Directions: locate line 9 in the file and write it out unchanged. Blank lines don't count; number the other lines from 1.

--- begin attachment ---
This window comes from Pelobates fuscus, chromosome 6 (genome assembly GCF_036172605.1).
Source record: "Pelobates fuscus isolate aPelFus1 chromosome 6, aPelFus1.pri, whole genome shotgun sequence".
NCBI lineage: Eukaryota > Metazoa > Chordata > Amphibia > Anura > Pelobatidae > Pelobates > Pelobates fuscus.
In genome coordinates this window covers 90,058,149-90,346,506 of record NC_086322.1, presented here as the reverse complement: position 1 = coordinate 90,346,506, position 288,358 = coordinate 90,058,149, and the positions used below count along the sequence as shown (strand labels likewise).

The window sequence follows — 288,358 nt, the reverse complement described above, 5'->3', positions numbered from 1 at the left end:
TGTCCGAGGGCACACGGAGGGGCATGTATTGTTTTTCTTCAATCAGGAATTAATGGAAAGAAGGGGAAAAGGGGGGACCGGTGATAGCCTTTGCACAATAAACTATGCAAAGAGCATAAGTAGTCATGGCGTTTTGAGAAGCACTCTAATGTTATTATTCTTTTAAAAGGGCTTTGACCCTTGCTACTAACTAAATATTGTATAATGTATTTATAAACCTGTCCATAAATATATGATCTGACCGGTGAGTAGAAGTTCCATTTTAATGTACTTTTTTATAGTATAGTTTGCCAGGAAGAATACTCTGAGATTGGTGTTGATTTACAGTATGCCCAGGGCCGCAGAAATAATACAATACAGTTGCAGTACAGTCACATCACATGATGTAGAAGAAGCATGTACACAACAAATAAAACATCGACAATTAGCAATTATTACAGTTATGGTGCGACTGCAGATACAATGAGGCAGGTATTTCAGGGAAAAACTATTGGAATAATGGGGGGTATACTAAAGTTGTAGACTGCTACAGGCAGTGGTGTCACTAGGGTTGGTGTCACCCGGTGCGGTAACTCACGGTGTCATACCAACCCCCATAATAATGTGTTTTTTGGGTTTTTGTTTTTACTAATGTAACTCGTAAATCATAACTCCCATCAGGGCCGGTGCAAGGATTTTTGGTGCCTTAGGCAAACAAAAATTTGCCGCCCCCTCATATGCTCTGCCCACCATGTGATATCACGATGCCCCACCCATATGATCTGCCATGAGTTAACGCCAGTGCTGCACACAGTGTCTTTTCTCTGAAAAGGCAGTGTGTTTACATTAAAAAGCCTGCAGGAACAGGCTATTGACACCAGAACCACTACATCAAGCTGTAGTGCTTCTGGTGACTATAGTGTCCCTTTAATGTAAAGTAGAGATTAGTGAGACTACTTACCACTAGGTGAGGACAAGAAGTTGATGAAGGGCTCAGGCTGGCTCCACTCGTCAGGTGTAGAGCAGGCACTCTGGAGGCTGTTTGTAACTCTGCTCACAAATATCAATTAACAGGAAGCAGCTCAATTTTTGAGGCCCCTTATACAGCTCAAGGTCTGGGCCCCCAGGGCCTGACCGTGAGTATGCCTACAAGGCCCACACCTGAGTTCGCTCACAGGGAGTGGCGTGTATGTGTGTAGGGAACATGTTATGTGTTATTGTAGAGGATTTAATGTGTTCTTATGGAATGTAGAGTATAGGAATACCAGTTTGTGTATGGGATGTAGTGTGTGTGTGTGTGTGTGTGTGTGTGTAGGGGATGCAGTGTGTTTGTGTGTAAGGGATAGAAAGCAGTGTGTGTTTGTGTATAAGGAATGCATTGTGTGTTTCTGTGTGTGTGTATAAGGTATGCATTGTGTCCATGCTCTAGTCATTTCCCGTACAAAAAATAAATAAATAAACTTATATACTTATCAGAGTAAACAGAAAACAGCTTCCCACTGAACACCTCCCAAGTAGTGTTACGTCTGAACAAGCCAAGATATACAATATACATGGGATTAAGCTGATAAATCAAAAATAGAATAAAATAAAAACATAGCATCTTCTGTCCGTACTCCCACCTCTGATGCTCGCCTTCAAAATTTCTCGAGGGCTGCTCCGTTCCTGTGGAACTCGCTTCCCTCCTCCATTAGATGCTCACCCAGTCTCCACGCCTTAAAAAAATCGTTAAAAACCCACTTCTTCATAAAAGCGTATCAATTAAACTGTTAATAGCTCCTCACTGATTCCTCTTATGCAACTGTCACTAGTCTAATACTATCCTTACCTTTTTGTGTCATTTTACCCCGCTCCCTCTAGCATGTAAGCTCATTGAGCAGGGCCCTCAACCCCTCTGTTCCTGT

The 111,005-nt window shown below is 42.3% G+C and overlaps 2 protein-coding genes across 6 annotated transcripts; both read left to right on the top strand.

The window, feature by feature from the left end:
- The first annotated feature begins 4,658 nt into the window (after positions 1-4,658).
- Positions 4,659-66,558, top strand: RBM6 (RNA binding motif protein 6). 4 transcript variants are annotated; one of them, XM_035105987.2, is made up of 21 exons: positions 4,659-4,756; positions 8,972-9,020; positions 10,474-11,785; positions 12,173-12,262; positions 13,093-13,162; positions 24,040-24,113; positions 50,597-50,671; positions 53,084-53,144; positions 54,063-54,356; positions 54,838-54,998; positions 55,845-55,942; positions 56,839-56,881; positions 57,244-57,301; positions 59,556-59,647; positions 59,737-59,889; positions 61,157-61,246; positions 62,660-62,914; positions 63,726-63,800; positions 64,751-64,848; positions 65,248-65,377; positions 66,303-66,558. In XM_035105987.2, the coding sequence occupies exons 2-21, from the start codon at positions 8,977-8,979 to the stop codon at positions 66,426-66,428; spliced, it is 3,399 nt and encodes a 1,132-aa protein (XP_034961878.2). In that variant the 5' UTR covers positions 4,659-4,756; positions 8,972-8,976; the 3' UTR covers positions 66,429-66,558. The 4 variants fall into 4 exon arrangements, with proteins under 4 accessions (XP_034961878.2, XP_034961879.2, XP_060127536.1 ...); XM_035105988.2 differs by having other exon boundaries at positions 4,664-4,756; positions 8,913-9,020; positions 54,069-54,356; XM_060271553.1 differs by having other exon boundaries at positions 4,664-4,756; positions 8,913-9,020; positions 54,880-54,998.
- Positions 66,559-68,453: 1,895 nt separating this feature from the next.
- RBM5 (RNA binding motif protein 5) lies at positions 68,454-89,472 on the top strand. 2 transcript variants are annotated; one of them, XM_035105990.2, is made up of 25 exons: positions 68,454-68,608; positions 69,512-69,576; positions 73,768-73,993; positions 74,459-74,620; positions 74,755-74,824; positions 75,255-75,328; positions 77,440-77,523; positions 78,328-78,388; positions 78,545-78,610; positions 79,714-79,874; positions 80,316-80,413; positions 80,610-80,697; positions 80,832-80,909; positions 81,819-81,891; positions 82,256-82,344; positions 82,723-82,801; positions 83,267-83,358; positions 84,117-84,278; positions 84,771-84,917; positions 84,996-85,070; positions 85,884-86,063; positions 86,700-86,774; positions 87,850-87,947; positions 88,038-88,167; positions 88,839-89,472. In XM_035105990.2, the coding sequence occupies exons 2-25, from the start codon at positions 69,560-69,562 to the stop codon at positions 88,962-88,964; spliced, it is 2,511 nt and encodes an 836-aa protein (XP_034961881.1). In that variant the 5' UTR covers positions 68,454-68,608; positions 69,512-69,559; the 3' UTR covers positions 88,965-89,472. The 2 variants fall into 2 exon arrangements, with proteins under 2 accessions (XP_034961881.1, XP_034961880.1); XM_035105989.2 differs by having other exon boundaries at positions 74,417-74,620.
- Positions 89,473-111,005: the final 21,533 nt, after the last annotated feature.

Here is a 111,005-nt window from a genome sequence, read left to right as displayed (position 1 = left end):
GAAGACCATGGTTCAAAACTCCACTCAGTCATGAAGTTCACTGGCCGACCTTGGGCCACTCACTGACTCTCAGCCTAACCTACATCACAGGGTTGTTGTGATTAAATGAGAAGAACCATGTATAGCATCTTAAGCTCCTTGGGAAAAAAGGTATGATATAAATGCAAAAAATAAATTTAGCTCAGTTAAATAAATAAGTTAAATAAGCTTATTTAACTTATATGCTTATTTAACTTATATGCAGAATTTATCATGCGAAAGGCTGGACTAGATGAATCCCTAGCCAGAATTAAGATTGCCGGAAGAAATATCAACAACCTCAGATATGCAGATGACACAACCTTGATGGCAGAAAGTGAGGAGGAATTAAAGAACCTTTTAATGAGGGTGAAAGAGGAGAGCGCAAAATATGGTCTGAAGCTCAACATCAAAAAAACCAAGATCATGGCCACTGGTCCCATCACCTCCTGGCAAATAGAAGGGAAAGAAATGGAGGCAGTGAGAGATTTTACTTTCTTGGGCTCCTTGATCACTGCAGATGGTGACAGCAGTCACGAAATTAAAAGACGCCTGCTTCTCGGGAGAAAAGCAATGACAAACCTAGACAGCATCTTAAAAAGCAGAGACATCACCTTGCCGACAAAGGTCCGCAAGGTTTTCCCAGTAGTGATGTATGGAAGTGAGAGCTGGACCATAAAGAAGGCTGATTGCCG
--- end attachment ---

- The first annotated feature begins 4,658 nt into the window (after positions 1-4,658).